New laws bolster powers for prosecuting authorities

In September 2018, we reported on the Crime (Overseas Production Order) Bill (“Bill”) – which was the UK’s attempt at expediting the cumbersome process that UK law enforcement agencies (“LEAs”) navigate when seeking to obtain data that is held overseas as part of a criminal investigation and/or prosecution. It was the case that in order to obtain overseas data, the only route available to gather such evidence would be via the Mutual Legal Assistance channel, which was seen as sluggish, and potentially riddled with red tape.

Following its passage through Parliament, the Crime (Overseas Production Orders) Act 2019 (“Act”) received Royal Assent in February 2019. Once its operative provisions are in force, the Act will lend much needed support to criminal investigations and/or prosecutions undertaken by LEAs.

Under the Act, an overseas production order (“OPO”) will be granted by a Crown Court judge on the application of “an appropriate officer”, which for the purposes of the Act is defined as a police constable, member of the Serious Fraud Office, an accredited financial investigator, or a person appointed by the Financial Conduct Authority. Before such an application is granted, a Crown Court judge must be satisfied that there are reasonable grounds for believing that the person against whom an OPO is sought:

  1. operates in a country outside the UK, which is party to, or participates in, the designated international co-operation arrangement specified in the application; or
  2. is based in a country outside the UK, which is party to, or participates in, the designated international co-operation arrangement specified in the application.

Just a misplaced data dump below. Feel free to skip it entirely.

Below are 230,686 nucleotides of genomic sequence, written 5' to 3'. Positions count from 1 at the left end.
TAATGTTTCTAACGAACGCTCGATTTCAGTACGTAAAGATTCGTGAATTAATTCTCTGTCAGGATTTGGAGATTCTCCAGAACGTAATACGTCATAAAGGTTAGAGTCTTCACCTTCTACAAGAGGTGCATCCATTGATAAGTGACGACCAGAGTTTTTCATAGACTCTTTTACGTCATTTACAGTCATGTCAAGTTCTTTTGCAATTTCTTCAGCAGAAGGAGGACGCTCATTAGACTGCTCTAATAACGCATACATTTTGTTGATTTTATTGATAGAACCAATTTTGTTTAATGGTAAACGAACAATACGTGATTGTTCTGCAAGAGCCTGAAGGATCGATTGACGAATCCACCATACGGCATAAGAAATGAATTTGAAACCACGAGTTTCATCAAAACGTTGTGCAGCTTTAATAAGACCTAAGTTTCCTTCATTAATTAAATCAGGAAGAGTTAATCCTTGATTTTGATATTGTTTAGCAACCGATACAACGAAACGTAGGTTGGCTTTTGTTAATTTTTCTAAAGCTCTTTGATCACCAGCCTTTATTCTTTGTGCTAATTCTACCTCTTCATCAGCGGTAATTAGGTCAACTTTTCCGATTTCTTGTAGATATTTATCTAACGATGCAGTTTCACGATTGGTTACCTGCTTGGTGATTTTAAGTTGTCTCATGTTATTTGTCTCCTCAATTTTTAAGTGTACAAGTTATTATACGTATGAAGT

A “designated international co-operation arrangement” is defined in the Act as a relevant treaty which relates to the provision of mutual assistance in connection with the investigation or prosecution of offences. The UK is yet to enter into a designated international co-operation arrangement with another country, albeit negotiations are ongoing with the USA.

In addition, a Crown Court judge must also be satisfied that there are reasonable grounds for believing that:

  1. an investigation has begun or proceedings have commenced in respect of an indictable offence;
  2. the person against whom the OPO is sought has possession or control of all or part of the electronic data;
  3. all or part of the electronic data is likely to be of substantial value to the investigation/proceedings;
  4. all of part of the electronic data is likely to be relevant evidence in respect of the offence; and
  5. it is in the public interest to grant the order for all or part of the electronic data to be produced

If an OPO is granted, and subject to any application by the recipient to a UK court to revoke/vary the OPO, the data to which it applies must be produced by the recipient within seven days of the OPO’s service.

Despite its aims, and efforts to speed up investigations and/or prosecutions, the Act does come in for some criticism, as noted when the Bill was first introduced. One main point of criticism is that the Act fails to provide any meaningful penalty for non-compliance. Although a person who fails to comply with an OPO will be in contempt of court – that offence is not one to which a relevant person can be extradited. That said, if served with an OPO, corporates may seek to adopt a proactive request in order to comply with the OPO in order to limit any reputational and/or financial fall out.

Although an interesting, and timely addition to an LEA’s armoury when investigating crime that is evidenced through the use of data, the effectiveness of the Act will rest on how quickly designated international co-operation arrangements are forged, and the speed at which information is eventually shared with UK LEAs given the provision in the Act for recipients to apply to vary/discharge OPOs.

Fernandez_Iskander-web

Authored by Iskander Fernandez
White collar crime and investigations partner
iskander.fernandez@blmlaw.com 

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